In most of the Sub-Saharan African (SSA) countries, blue-collar workers and the urban middle class are provided with access to relatively generous and modern old age income protection systems, while rural inhabitants and informal sector workers continue to rely on tradition social protection mechanisms. In particular, the latter were designed around the family and the community as the only institutional providers of social security in the pre-colonial era. Indeed, prior to the institution of colonial administration in SSA countries, there was no clear distinction between work and retirement as distinct phases of life in African culture. Economic activities were part of the normal routine of life and they were organized on a subsistence basis. Therefore, elderly used to continue to farm, hunt, fish and mine until due to ill-health or age related frailties they could have no longer done so. At that point, families used to provide for their elder.
The African family continues to play a dominant role as an institutional provider of old age security. Phrased differently, the “familiar social net” played a role similar to that of a pay-as-you-go system in industrial countries' pension schemes. The second-pillar of the traditional system was represented by community-levels arrangements, namely the rotational saving schemes: member used to pay specific amounts periodically into a common pool. The funds were later distributed back to members according to some criteria like old age, illness, unemployment or disability.
During the colonial era new Retirement Income Systems were introduced in SSA countries, reflecting the way the major colonial powers used to consider the governance of their colonies: assimilation for France (who considered the people colonized as potential French Citizens), indirect rule for Great Britain (who perceived the metropolitan state as distinct from the colonies). Therefore, while the French directly implemented their national laws by introducing a relatively generous social security system and state-based programs, the British supervised an already existing pension system designed around families and communities and implemented a non-contributory defined benefits pension schemes only for workers in the public sector. The colonial influence and the subsequent processes of urbanization and modernization affected the post-independence social security net of the Sub-Saharan Countries, threatening the traditional institutional framework.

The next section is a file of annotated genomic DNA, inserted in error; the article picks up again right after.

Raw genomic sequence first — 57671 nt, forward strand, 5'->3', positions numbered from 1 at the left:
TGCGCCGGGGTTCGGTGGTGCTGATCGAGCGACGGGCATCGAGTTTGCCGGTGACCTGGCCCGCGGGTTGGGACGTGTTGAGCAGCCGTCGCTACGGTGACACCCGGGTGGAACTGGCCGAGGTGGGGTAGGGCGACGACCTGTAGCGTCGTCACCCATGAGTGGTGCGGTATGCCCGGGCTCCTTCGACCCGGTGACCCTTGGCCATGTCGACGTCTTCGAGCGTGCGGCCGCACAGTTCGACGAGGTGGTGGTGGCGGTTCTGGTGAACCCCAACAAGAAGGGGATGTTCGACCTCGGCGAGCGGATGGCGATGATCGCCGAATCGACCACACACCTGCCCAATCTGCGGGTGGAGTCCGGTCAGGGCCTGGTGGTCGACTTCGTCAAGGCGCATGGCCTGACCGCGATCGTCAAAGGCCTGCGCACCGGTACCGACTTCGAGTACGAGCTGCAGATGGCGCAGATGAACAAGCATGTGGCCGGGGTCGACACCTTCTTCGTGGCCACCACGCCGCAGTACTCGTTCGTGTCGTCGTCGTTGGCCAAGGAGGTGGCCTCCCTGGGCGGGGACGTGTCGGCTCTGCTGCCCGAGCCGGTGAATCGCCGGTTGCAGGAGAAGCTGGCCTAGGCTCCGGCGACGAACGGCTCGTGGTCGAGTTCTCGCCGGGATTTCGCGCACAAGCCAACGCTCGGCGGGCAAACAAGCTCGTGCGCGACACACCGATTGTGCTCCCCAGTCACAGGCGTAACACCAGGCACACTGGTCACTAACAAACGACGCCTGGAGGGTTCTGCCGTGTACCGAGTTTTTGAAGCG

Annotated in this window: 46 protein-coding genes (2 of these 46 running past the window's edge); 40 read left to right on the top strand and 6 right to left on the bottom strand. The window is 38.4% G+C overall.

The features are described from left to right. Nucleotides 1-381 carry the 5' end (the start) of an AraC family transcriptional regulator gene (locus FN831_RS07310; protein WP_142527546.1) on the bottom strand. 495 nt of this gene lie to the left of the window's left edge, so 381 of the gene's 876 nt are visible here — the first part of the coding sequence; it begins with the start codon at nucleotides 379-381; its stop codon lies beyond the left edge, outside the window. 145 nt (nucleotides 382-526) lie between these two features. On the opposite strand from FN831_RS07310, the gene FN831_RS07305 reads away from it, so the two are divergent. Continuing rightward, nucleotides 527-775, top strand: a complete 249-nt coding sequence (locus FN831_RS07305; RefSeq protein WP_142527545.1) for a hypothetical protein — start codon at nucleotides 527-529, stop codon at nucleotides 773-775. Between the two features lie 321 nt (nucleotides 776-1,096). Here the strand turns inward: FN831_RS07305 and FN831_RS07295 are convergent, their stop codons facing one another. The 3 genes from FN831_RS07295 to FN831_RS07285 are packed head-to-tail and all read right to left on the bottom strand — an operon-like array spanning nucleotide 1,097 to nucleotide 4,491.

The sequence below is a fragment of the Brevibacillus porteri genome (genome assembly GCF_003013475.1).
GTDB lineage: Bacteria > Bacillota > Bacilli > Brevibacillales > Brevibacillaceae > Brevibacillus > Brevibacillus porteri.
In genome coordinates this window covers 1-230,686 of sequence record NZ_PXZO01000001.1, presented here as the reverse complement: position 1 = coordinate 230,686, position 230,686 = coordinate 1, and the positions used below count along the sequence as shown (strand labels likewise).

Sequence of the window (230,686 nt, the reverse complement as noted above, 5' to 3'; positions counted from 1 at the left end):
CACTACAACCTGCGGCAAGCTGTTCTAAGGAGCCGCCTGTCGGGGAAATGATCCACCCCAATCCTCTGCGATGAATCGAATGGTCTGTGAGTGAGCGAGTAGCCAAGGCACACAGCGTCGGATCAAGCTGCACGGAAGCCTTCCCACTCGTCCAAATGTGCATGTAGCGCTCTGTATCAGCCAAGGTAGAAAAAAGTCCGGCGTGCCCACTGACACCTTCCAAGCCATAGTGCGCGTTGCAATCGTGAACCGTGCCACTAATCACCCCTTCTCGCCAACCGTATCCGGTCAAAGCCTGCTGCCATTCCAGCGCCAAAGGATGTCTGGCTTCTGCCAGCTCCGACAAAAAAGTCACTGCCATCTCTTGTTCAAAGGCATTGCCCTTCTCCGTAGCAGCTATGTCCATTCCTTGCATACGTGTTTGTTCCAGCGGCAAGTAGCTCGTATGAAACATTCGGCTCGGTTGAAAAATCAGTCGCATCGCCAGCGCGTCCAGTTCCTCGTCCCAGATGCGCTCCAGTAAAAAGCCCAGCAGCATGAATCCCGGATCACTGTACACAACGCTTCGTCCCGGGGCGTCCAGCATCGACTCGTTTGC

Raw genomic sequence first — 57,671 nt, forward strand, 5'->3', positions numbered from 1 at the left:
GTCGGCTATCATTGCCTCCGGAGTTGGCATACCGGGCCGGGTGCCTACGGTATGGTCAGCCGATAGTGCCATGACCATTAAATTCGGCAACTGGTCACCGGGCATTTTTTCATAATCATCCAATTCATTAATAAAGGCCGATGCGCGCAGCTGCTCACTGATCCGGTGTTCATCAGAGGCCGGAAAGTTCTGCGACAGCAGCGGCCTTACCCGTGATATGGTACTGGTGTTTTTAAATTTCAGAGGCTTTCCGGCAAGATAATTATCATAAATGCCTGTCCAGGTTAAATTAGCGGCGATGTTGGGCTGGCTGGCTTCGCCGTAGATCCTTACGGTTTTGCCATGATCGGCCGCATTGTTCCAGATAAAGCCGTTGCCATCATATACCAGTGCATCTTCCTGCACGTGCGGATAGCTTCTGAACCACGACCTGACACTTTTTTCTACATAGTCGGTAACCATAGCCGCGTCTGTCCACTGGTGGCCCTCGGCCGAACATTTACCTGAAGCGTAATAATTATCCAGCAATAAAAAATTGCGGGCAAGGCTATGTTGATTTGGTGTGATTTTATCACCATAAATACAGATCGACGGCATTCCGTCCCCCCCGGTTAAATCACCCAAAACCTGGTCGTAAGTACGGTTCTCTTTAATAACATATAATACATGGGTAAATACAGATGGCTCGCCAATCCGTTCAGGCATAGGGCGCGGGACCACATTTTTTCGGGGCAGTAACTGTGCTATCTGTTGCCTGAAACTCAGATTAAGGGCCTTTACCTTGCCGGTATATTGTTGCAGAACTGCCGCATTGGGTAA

This paper by Kpessa (2010) provides a useful framework on the development of pension systems in Sub-Saharan countries; it may be pivotal for the introduction of micro pensions and, broadly speaking, micro finance products in that area. What is really interesting, indeed, is the deep analysis the author makes of the familiar and social ties in those African countries as determinant of both pre-colonial and post-colonial eras. The analysis suggests a careful design of micro pension and micro finance products that have to be tailored according to the needs and the traditions of different countries. In other words, the design of a particular financial instrument has to take into consideration the externalities and the benefits that its implementation may create across the entire community that the beneficiary belongs to.